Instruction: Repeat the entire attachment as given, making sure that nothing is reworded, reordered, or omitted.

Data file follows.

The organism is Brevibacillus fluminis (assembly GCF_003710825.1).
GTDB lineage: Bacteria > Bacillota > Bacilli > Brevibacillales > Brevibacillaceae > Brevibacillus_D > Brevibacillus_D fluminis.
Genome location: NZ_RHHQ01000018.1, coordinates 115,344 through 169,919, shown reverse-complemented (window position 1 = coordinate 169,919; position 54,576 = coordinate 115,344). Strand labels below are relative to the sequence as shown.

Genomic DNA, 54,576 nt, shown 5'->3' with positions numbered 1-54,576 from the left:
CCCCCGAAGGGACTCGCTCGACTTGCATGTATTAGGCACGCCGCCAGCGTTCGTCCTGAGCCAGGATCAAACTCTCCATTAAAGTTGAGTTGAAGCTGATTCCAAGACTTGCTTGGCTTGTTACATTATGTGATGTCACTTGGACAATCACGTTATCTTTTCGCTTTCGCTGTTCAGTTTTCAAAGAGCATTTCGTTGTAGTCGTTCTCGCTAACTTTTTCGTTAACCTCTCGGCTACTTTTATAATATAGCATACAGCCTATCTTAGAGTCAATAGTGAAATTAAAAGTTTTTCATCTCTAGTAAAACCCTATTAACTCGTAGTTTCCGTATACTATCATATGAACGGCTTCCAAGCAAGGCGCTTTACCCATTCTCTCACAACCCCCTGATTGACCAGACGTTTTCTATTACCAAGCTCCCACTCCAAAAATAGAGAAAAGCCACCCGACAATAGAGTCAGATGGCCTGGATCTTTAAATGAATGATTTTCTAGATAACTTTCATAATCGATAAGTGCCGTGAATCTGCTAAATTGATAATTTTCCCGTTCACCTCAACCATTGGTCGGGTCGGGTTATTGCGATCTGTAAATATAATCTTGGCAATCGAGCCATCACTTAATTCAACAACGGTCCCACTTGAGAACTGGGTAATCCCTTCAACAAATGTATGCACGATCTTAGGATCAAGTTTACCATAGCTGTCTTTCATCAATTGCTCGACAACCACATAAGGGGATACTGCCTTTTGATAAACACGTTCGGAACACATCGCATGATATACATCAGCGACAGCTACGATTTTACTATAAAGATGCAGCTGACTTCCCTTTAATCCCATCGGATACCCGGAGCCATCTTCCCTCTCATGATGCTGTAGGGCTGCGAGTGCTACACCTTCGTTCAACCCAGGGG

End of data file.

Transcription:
The organism is Brevibacillus fluminis (assembly GCF_003710825.1).
GTDB lineage: Bacteria > Bacillota > Bacilli > Brevibacillales > Brevibacillaceae > Brevibacillus_D > Brevibacillus_D fluminis.
Genome location: NZ_RHHQ01000018.1, coordinates 115,344 through 169,919, shown reverse-complemented (window position 1 = coordinate 169,919; position 54,576 = coordinate 115,344). Strand labels below are relative to the sequence as shown.

Genomic DNA, 54,576 nt, shown 5'->3' with positions numbered 1-54,576 from the left:
CCCCCGAAGGGACTCGCTCGACTTGCATGTATTAGGCACGCCGCCAGCGTTCGTCCTGAGCCAGGATCAAACTCTCCATTAAAGTTGAGTTGAAGCTGATTCCAAGACTTGCTTGGCTTGTTACATTATGTGATGTCACTTGGACAATCACGTTATCTTTTCGCTTTCGCTGTTCAGTTTTCAAAGAGCATTTCGTTGTAGTCGTTCTCGCTAACTTTTTCGTTAACCTCTCGGCTACTTTTATAATATAGCATACAGCCTATCTTAGAGTCAATAGTGAAATTAAAAGTTTTTCATCTCTAGTAAAACCCTATTAACTCGTAGTTTCCGTATACTATCATATGAACGGCTTCCAAGCAAGGCGCTTTACCCATTCTCTCACAACCCCCTGATTGACCAGACGTTTTCTATTACCAAGCTCCCACTCCAAAAATAGAGAAAAGCCACCCGACAATAGAGTCAGATGGCCTGGATCTTTAAATGAATGATTTTCTAGATAACTTTCATAATCGATAAGTGCCGTGAATCTGCTAAATTGATAATTTTCCCGTTCACCTCAACCATTGGTCGGGTCGGGTTATTGCGATCTGTAAATATAATCTTGGCAATCGAGCCATCACTTAATTCAACAACGGTCCCACTTGAGAACTGGGTAATCCCTTCAACAAATGTATGCACGATCTTAGGATCAAGTTTACCATAGCTGTCTTTCATCAATTGCTCGACAACCACATAAGGGGATACTGCCTTTTGATAAACACGTTCGGAACACATCGCATGATATACATCAGCGACAGCTACGATTTTACTATAAAGATGCAGCTGACTTCCCTTTAATCCCATCGGATACCCGGAGCCATCTTCCCTCTCATGATGCTGTAGGGCTGCGAGTGCTACACCTTCGTTCAACCCAGGGG